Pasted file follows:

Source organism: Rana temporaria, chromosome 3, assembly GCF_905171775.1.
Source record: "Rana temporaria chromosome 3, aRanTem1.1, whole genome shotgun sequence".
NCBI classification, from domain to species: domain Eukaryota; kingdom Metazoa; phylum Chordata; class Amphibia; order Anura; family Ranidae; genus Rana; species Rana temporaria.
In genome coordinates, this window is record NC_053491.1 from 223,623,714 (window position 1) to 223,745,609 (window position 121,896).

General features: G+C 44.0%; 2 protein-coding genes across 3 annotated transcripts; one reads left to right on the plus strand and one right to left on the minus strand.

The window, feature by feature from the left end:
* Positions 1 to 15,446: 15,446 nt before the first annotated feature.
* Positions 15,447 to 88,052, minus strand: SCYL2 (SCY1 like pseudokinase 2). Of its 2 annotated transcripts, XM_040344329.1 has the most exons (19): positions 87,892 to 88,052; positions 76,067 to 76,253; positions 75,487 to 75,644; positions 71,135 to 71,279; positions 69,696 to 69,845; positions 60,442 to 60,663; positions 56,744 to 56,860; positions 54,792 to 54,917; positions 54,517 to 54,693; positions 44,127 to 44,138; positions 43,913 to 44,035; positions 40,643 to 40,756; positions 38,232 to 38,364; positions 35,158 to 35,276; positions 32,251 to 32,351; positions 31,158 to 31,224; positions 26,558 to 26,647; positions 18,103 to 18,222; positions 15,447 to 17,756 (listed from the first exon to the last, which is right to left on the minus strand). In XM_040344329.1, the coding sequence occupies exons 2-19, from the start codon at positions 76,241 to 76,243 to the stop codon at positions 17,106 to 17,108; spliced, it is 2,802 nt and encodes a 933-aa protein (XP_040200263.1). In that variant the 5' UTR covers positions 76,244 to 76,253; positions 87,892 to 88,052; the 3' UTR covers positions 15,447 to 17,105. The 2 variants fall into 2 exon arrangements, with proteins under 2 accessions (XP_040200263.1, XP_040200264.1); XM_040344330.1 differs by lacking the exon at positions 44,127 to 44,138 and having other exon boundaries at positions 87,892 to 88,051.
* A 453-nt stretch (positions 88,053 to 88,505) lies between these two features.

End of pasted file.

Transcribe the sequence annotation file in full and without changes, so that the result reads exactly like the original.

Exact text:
Source organism: Rana temporaria, chromosome 3, assembly GCF_905171775.1.
Source record: "Rana temporaria chromosome 3, aRanTem1.1, whole genome shotgun sequence".
NCBI classification, from domain to species: domain Eukaryota; kingdom Metazoa; phylum Chordata; class Amphibia; order Anura; family Ranidae; genus Rana; species Rana temporaria.
In genome coordinates, this window is record NC_053491.1 from 223,623,714 (window position 1) to 223,745,609 (window position 121,896).

General features: G+C 44.0%; 2 protein-coding genes across 3 annotated transcripts; one reads left to right on the plus strand and one right to left on the minus strand.

The window, feature by feature from the left end:
* Positions 1 to 15,446: 15,446 nt before the first annotated feature.
* Positions 15,447 to 88,052, minus strand: SCYL2 (SCY1 like pseudokinase 2). Of its 2 annotated transcripts, XM_040344329.1 has the most exons (19): positions 87,892 to 88,052; positions 76,067 to 76,253; positions 75,487 to 75,644; positions 71,135 to 71,279; positions 69,696 to 69,845; positions 60,442 to 60,663; positions 56,744 to 56,860; positions 54,792 to 54,917; positions 54,517 to 54,693; positions 44,127 to 44,138; positions 43,913 to 44,035; positions 40,643 to 40,756; positions 38,232 to 38,364; positions 35,158 to 35,276; positions 32,251 to 32,351; positions 31,158 to 31,224; positions 26,558 to 26,647; positions 18,103 to 18,222; positions 15,447 to 17,756 (listed from the first exon to the last, which is right to left on the minus strand). In XM_040344329.1, the coding sequence occupies exons 2-19, from the start codon at positions 76,241 to 76,243 to the stop codon at positions 17,106 to 17,108; spliced, it is 2,802 nt and encodes a 933-aa protein (XP_040200263.1). In that variant the 5' UTR covers positions 76,244 to 76,253; positions 87,892 to 88,052; the 3' UTR covers positions 15,447 to 17,105. The 2 variants fall into 2 exon arrangements, with proteins under 2 accessions (XP_040200263.1, XP_040200264.1); XM_040344330.1 differs by lacking the exon at positions 44,127 to 44,138 and having other exon boundaries at positions 87,892 to 88,051.
* A 453-nt stretch (positions 88,053 to 88,505) lies between these two features.